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7 Leading Causes of Cloud Outages

  • cloud outages

    Cloud outages can have severe impacts on a business financially and reputationally, with the average cost for one hour of downtime running at $365,000 an hour. As businesses shift more operations and sensitive data onto the cloud, the repercussions for even a few hours of downtime become more substantial. Sadly, the rate at which cloud outages are happening has increased every year, even as cloud service providers spend billions to ensure over 99 percent uptime.

    Cloud service providers are facing threats from every angle. While natural disasters and cybercrime receive the most news attention, internal issues take up the lion's share of actual cloud outages, with human errors responsible for half of all system failures. That said, the leading cloud service providers are aiming to reduce the chance of any external threat penetrating the data center with new state-of-the-art facilities that have closed off electricity supplies and advanced cooling systems.

    Learn more: What’s Causing Cloud Outages? A Network Managers’ Guide

  • configuration errors

    Configuration Errors

    Configuration errors are the leading cause of cloud outages, according to the Uptime Institute. It is an issue that is magnified by many of the foundational cloud tasks, such as deploying a new server or router, having to be coded in manually through command line interfaces. Without the safety net that text editors and other tools offer, programmers invariably make mistakes.

    Configuration errors happen to businesses of all shapes and sizes, as even with the most airtight failsafe setup, there are always going to be unforeseen errors that occur during the deployment of new infrastructure. Facebook suffered from a major outage in 2021, lasting six hours, which was due to a BGP config change.

  • cyber attack

    Cyber Attacks (DDoS)

    From unforeseen to deliberate, cyber attacks have plagued the internet for decades. This is mainly in the form of distributed denial of service (DDoS) attacks at the cloud level, which use multiple systems to flood a network to the point it becomes unavailable and potentially penetrable.

    In the age of cloud computing, DDoS attacks have increased in size and sophistication, with Netscout Systems reporting a 33 percent rise in attacks in the first half of 2023 due to global events. Google Cloud recently prevented the largest recorded DDoS attack of 398 million requests per second, seven times larger than the previously recorded biggest.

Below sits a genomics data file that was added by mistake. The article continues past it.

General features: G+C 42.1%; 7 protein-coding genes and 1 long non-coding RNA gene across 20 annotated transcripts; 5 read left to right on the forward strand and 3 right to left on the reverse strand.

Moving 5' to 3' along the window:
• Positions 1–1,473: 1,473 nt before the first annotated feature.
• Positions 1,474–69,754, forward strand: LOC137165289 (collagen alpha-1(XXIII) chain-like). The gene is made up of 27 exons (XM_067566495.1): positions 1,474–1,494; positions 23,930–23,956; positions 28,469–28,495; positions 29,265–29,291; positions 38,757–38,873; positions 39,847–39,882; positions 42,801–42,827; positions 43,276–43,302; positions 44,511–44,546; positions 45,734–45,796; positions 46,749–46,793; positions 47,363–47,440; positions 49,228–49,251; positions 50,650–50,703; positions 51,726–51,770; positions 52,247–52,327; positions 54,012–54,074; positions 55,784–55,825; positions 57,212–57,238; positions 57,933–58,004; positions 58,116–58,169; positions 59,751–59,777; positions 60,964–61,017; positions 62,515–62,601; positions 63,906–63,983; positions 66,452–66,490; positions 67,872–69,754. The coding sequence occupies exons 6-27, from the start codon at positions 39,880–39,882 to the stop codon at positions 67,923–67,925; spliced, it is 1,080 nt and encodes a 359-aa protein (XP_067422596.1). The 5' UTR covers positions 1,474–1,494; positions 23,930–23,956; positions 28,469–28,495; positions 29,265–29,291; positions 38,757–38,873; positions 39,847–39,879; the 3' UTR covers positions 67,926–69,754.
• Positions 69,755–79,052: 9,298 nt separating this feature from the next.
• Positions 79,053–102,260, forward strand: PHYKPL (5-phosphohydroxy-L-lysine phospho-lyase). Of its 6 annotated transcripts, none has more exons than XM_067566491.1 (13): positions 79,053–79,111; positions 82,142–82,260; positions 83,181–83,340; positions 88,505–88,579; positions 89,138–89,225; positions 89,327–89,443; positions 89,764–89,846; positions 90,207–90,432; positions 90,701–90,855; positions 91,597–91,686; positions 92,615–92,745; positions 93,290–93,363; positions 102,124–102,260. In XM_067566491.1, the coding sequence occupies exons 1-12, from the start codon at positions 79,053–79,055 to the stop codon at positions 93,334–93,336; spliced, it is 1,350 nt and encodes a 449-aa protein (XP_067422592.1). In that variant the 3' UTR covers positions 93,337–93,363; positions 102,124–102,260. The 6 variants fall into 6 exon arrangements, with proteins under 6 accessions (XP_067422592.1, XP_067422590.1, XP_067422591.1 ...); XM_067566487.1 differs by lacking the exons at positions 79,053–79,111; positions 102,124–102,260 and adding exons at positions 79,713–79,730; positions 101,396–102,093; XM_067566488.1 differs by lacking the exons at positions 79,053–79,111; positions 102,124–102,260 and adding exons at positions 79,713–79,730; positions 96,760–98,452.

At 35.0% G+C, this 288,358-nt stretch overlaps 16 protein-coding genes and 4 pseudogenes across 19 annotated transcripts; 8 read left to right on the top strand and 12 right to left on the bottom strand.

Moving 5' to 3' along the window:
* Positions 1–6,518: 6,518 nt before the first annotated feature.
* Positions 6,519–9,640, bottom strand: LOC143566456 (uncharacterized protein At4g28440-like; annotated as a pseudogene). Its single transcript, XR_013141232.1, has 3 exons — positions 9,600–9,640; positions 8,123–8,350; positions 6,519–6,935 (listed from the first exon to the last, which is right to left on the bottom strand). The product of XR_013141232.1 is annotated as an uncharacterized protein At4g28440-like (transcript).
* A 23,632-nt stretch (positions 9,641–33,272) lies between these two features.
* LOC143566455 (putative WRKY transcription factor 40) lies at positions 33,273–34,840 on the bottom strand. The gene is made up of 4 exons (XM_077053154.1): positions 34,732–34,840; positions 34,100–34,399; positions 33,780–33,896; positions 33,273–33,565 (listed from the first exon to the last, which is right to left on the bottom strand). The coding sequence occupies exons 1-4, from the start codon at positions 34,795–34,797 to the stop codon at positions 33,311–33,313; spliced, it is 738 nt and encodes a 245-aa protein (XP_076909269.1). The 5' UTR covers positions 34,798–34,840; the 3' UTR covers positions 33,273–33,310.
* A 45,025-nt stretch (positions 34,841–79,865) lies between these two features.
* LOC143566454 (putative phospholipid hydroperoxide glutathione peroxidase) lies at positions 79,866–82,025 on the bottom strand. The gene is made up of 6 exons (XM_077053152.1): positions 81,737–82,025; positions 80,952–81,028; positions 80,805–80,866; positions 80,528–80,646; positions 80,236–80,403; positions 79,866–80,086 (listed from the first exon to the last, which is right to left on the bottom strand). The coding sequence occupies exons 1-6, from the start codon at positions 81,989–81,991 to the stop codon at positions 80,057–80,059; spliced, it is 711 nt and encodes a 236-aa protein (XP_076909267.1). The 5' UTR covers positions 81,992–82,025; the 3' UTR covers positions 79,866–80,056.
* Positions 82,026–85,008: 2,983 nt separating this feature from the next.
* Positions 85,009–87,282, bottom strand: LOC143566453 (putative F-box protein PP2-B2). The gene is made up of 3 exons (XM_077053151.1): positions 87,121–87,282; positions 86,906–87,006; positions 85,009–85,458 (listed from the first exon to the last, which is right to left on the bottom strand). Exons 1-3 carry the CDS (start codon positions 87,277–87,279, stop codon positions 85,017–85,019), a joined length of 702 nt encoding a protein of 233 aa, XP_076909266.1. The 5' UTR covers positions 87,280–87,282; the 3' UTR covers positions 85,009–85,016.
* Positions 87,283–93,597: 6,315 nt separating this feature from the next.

• power outages

    Power Outages

    Cloud service providers are building state-of-the-art data centers that have multiple ways of generating and storing electricity, innovative solutions for cooling down servers, and a whole host of other strategies to prevent server downtime. It is a huge priority as more businesses upload sensitive data and operations to the cloud.

    However, almost all of the data centers currently in operation are still powered by external sources, which can be taken out by natural disasters or suffer from grid overload. High temperatures or cooling faults can lead to overheating. Most data centers have fail-safes to ensure that minimal data is lost during a power outage.

  • human error

    Human Error

    In many instances, what is perceived to be malicious turns out to be simple human errors, which happen at businesses of every size. According to a survey by the Cloud Security Alliance, up to 50 percent of all system failures are due to human error and mismanagement.

    Alongside configuration errors, cloud outages can happen during deployment or maintenance activities when there is an elevated amount of activity on the system. To circumvent this, businesses are utilizing automation and machine learning to mitigate the risk of human errors.

  • natural disaster

    Mother Nature

    Cloud service providers are more conscious of natural disasters in the planning of new facilities, building them in areas outside of the reach of volcanos, hurricanes, and earthquakes. That said, while a data center can be placed in a safe zone, the infrastructure connecting data centers to the internet is more precarious, with 1.5 million kilometers of undersea cables powering the entire internet.

    The fragility of this network was highlighted during the Tonga volcano. In the aftermath, the undersea internet cable connecting Tonga to Fiji was damaged, leading to the island being cut off from the rest of the world for several hours. While the introduction of satellite internet through Starlink and others could prevent total blackouts in the future, it is not suitable for larger operations.

  • Geopolitics


    Carrying on from mother nature, another source of threat to undersea internet cables is bad actors, whether that’s foreign governments or terrorists. The EU published an in-depth analysis of the security of its undersea cables, arguing that the bloc needed to invest further in the security and stability of the network. This was pushed forward following naval activity by Russia in 2014 and 2022; in the first instance, France accused Russia of sabotage.

    The cables underneath the sea are not the only way governments can restrict internet access. The necessity for cloud data centers to be as large as possible makes it easier for governments to censor traffic and minimize the likelihood of workarounds being used to circumvent bans on specific websites or apps.

  • Miscellaneous

    Miscellaneous Causes

    In unstable areas such as the Middle East and North Africa, the lack of clear information on why an outage has happened, who is at fault, and when it will be fixed can lead to long delays. To add to this, if a country does not have mitigation efforts in place if an undersea internet cable is damaged, it can leave them without proper internet access for weeks.